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The Unboxed Brain is a monthly ezine bringing you innovation, spirit and creativity.  We feature articles by coaching professionals and others working on the creative frontier.

Lessons From the Microwave

(and pop music too!)

 by Peter Jacobs         

The Microwave is your project management friend. AM radio is your motivator. What a brave new world!

My relationship with time is an interesting one. Ever since I was a pre-teen I seemed to have the uncanny ability to know what time it is… without a watch. And ironically, I own about 15 watches! (It is a law of physics that the more timepieces you have, the more time your have!).

Yet procrastination has been my friend, well, companion, most of my life. Somehow, while I could be present with time, in the moment so to speak, I had no sense of future time. I wouldn’t start a project because it felt like I needed lots of time to get anything done. Time management courses and books could not cure me of this less-than-helpful perception of time.

Enter the microwave! (Drum roll)

Some years ago, like many of us, I worked in a conventional office. Often, I would bring my lunch, and often it was something that needed heating in the trusty microwave. My breakthrough happened over a “light” entrée that required five minutes in the radiation chamber,

I popped it in, set the time and pressed start. I was all set to wait. BUT, I said to myself oh-so-wisely, I could use these 5 minutes to take care of a few things. I scurried back to my office and proceeded to answer a bunch of emails, authorize some invoices… things of that ilk. Suddenly, I remembered my lunch! Oh my God! I had been immersed in all this stuff and forgotten my lunch. I rushed back to the staff kitchen in a panic, sure that my meal was now cold or worse, someone had scoffed it when it was left unattended.

You guessed it. I arrived and there was almost a full minute left of heating time. Can’t be, I said. I asked a colleague if they had restarted it for me. No, they hadn’t.

Here’s my learning. In less than four minutes, I had gotten an extraordinary amount of work done. I was astonished at my capacity, and even more amazed at how I had previously perceived the relationship between time and task. It was life changing for me. Now I saw great potential and capacity in the smallest chunks of time. This was cool! I could get so much more done!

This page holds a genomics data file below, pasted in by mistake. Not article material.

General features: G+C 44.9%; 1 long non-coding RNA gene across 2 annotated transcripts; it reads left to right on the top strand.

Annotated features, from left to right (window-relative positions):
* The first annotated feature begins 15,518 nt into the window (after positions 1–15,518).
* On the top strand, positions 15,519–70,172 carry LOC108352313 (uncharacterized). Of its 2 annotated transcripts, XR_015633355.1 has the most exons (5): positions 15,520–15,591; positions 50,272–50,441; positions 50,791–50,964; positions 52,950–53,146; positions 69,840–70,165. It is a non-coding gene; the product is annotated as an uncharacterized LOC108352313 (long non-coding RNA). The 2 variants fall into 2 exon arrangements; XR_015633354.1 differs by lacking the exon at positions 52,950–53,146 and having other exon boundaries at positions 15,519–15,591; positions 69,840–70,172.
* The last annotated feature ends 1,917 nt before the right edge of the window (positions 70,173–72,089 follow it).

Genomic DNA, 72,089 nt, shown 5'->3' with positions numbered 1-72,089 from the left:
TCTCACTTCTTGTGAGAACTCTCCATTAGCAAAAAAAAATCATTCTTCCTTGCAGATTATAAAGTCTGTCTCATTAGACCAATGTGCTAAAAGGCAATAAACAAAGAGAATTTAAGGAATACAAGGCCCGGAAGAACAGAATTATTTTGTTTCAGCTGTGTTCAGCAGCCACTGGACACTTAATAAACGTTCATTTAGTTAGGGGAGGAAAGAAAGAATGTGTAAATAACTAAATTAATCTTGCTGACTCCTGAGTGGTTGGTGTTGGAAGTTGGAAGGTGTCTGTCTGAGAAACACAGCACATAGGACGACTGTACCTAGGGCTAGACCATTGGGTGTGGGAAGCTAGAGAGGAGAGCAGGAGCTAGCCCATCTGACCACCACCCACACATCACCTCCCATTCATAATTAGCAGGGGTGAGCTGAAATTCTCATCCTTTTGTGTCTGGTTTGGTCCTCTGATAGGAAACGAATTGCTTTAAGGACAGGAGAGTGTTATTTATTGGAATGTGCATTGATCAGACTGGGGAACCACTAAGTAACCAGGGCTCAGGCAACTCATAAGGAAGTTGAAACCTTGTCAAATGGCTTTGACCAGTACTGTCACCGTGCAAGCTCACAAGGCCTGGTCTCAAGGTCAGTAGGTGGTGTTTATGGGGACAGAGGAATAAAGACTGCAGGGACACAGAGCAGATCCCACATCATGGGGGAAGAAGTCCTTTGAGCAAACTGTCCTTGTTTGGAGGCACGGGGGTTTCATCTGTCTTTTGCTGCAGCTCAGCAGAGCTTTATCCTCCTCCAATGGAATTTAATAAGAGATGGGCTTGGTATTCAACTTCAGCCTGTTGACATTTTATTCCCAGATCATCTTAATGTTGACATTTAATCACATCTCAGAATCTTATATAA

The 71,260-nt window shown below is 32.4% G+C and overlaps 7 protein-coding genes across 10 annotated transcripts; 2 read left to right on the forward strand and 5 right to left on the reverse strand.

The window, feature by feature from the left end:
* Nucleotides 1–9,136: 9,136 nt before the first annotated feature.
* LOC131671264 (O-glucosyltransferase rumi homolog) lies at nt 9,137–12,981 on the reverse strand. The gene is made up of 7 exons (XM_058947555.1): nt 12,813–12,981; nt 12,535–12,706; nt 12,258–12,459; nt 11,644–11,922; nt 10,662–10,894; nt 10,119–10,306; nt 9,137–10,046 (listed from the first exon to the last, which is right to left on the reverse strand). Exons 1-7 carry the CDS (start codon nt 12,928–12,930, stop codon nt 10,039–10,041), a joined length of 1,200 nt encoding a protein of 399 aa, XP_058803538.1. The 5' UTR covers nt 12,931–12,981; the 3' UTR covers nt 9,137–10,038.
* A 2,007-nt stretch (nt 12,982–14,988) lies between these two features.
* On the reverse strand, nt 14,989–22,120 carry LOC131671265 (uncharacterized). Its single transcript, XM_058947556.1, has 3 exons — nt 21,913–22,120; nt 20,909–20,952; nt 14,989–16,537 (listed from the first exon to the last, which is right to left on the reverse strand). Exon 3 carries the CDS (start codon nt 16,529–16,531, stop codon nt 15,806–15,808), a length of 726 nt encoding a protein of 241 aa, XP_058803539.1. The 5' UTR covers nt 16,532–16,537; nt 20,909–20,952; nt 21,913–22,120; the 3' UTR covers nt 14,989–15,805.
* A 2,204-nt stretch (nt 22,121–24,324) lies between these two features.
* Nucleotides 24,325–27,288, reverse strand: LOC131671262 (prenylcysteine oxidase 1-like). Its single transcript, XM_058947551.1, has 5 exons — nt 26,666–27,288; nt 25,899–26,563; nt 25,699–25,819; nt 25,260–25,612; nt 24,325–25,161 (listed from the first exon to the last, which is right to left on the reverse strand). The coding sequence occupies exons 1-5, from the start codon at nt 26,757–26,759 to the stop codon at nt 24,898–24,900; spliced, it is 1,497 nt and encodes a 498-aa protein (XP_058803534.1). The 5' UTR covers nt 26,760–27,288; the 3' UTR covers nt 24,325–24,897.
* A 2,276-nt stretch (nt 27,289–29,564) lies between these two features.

From this experience, I have reframed time for myself. I look for structures that are small bits of time. The ads on TV (and they are getting longer and more frequent, especially at the end of Oprah!) are great ones. Pop music songs are typically 3 minutes long.

Here are some ideas for you to explore a new relationship with time.

What naturally occurring structures can you find around you to help with your sense of time?

Assign your self something to do while that event takes place. Let go FULLY of thinking about time. Let the end of the event be your natural ally. It will tell you when time’s up.
Notice how much you got done.

Notice how you felt when the “time” piece was being taken care of. Less anxiety, I’ll bet.

How can you apply this to your own wish list? For example, if you’re an aspiring writer, what would it be like to write for three minutes and only three minutes? Could you get that paragraph for your brochure well started?

Once you’ve got a new feel for time, you productivity will go up, and your anxiety will go down. You’ll wonder what all the fuss was about.

Oh. And buy another watch. Just in case Peter’s law of physics is right!

 © 2003. Peter Jacobs, all rights reserved



Peter Jacobs calls himself a life and work “guide.” Others have called him a “visionary leader”. Through his company, BALANCE, Inc., he serves as a personal coach, a speaker, a workshop leader, a poet, a photographer, and a writer. He combines this work with training and consulting based on 30-years experience working with businesses and trade & professional associations. A native of Montreal and bilingual, he now resides in Toronto.

Contact him at :



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